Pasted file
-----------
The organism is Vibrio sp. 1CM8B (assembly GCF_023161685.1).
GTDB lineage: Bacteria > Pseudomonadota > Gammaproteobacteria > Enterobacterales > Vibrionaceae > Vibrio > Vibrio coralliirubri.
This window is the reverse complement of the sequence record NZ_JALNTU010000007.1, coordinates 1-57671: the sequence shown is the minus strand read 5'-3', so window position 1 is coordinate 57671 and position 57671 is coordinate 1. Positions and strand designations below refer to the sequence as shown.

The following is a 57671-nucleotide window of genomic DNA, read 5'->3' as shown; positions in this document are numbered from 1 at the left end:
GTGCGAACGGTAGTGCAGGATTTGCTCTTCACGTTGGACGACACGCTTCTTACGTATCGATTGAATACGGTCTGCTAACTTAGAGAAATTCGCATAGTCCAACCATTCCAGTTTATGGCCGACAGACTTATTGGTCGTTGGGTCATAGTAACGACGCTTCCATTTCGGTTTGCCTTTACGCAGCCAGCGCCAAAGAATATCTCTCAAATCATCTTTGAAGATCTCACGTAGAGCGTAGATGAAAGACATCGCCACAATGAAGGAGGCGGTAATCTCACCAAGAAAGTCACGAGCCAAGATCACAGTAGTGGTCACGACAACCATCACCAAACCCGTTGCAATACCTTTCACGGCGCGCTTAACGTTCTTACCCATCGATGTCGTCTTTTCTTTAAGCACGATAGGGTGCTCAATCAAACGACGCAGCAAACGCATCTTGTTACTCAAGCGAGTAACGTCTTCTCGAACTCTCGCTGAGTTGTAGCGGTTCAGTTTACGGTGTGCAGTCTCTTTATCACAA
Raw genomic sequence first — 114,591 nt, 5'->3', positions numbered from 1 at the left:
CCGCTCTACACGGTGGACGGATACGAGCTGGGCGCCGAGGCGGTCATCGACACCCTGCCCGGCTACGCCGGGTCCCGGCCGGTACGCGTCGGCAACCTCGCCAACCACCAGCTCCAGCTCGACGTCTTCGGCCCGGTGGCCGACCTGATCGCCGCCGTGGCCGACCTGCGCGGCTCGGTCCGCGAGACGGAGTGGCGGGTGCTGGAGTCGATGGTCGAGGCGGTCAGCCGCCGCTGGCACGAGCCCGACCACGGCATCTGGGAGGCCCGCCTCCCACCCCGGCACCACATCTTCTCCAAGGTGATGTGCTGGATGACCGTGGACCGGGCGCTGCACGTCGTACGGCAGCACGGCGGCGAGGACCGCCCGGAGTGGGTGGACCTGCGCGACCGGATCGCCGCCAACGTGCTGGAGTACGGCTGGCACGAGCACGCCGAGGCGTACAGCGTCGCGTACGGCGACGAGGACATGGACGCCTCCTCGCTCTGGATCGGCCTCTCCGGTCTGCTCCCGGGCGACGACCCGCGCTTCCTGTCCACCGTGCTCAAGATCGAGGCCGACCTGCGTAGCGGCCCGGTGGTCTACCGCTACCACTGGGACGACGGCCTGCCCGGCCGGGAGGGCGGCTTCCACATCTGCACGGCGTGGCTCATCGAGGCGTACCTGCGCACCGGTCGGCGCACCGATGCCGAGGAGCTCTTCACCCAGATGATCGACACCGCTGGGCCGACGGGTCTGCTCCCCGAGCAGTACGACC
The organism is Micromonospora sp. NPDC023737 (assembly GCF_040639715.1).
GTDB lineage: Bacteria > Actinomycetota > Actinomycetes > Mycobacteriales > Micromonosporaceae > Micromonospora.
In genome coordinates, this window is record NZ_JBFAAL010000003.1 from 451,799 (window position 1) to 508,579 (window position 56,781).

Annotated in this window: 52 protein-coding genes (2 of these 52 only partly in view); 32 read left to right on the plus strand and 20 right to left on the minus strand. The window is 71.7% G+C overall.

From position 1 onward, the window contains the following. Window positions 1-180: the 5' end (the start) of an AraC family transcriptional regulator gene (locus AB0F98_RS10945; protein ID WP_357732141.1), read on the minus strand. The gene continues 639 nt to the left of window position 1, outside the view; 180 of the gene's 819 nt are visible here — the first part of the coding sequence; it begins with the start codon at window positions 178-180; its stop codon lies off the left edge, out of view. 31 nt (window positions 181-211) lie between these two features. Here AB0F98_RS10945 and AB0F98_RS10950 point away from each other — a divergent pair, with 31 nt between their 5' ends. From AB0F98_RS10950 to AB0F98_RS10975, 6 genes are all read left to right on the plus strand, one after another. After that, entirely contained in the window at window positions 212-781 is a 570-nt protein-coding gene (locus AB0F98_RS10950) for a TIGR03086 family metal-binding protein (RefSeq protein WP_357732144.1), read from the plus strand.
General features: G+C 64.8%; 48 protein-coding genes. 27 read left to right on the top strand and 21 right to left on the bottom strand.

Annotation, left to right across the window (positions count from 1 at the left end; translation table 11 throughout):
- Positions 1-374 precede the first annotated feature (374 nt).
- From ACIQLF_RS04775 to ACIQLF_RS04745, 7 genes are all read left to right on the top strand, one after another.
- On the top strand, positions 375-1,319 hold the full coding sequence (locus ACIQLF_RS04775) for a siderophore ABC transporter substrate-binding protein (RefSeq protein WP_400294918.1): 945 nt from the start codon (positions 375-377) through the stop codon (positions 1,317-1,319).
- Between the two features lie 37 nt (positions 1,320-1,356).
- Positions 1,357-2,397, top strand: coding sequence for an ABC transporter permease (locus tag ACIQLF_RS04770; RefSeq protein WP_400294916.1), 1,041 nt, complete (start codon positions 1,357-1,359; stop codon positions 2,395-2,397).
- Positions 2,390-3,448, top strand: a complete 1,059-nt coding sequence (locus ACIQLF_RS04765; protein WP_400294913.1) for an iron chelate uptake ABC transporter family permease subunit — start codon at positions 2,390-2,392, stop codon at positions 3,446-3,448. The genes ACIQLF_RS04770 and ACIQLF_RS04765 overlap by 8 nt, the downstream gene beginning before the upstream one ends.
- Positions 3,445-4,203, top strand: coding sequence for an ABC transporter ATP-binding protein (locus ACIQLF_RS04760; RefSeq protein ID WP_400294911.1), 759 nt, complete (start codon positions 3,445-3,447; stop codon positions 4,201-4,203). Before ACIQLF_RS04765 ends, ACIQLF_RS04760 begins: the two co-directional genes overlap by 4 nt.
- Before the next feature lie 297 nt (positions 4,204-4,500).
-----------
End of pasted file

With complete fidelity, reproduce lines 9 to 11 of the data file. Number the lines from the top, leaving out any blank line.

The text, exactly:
GTDB lineage: Bacteria > Actinomycetota > Actinomycetes > Mycobacteriales > Micromonosporaceae > Micromonospora.
In genome coordinates, this window is record NZ_JBFAAL010000003.1 from 451,799 (window position 1) to 508,579 (window position 56,781).

Annotated in this window: 52 protein-coding genes (2 of these 52 only partly in view); 32 read left to right on the plus strand and 20 right to left on the minus strand. The window is 71.7% G+C overall.